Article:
Wednesday, January 14, 2015

What Is Proofreading?

Proofreading is traditionally the final step of the editing process, in which the proofreader detects and marks errors in a proof.

A brief introduction: In the days before digital technology, a proofreader would simply mark on the page, typically with proofreaders' marks (a system of professional symbols), where a correction was needed, and another editor would make the changes.

Now that we create and edit our documents on screens and transfer documents online — sometimes never printing a single page until producing the final product — sometimes making a change directly to the text is just as easy as marking it, thus saving a step.

Since this obviously makes job consolidation practical, much proofreading now involves detecting and either marking or correcting errors in a proof. An evolving definition like this could result in a slippery slope of the job's duties, so I maintain as simple a delineation as possible between proofreading and copyediting:

Proofreading involves identifying and sometimes making corrections to problem areas in a proof. This can involve catching any number of types of issues (including capitalization, grammar, or spelling), but the general rule is that a proofreader won't spend time revising the text or proposing changes. Proofreading is simple and gets straight to the point, saying "here is a problem," not "here's how to fix it." The latter is copyediting.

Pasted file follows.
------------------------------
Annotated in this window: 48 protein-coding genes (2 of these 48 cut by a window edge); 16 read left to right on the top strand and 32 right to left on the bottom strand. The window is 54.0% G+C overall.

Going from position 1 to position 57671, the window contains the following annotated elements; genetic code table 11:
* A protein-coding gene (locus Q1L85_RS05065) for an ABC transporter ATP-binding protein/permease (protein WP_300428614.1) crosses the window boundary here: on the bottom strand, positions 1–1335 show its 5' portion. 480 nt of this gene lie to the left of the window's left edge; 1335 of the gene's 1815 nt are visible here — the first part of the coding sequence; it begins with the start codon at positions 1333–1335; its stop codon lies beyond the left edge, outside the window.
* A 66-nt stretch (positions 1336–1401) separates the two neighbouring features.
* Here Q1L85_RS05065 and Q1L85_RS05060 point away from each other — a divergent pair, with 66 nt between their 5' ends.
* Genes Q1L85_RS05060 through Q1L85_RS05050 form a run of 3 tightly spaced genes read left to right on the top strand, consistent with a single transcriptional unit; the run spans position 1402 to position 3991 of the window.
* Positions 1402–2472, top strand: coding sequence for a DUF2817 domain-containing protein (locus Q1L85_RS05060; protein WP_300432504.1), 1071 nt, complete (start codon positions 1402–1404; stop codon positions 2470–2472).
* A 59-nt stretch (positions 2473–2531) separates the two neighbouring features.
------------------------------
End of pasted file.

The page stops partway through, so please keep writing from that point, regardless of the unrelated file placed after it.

What's the difference between copyediting and proofreading?


A proofreader does not provide comments, feedback, critique, or anything like that. Again, that falls under the jurisdiction of a copyeditor. Proofreading is performed after the writing is finished and checks for all sorts of concerns, such as misnumbered pages, alignment and spacing errors, spelling mistakes, obstructive grammar or syntax errors, ambiguous writing, improper capitalization, problems with punctuation, ad infinitum. Because proofreading requires a narrow focus in search of obvious problems, a proofreader will often overlook style choices, which may extend to issues of grammar, syntax, and rhetoric, among other more subjective elements of writing. Writers interested in receiving attention and corrections to their grammar and phrasing should pursue copyediting.

Do you think you might need proofreading or copyediting? Take my quick, interactive quiz to find out!



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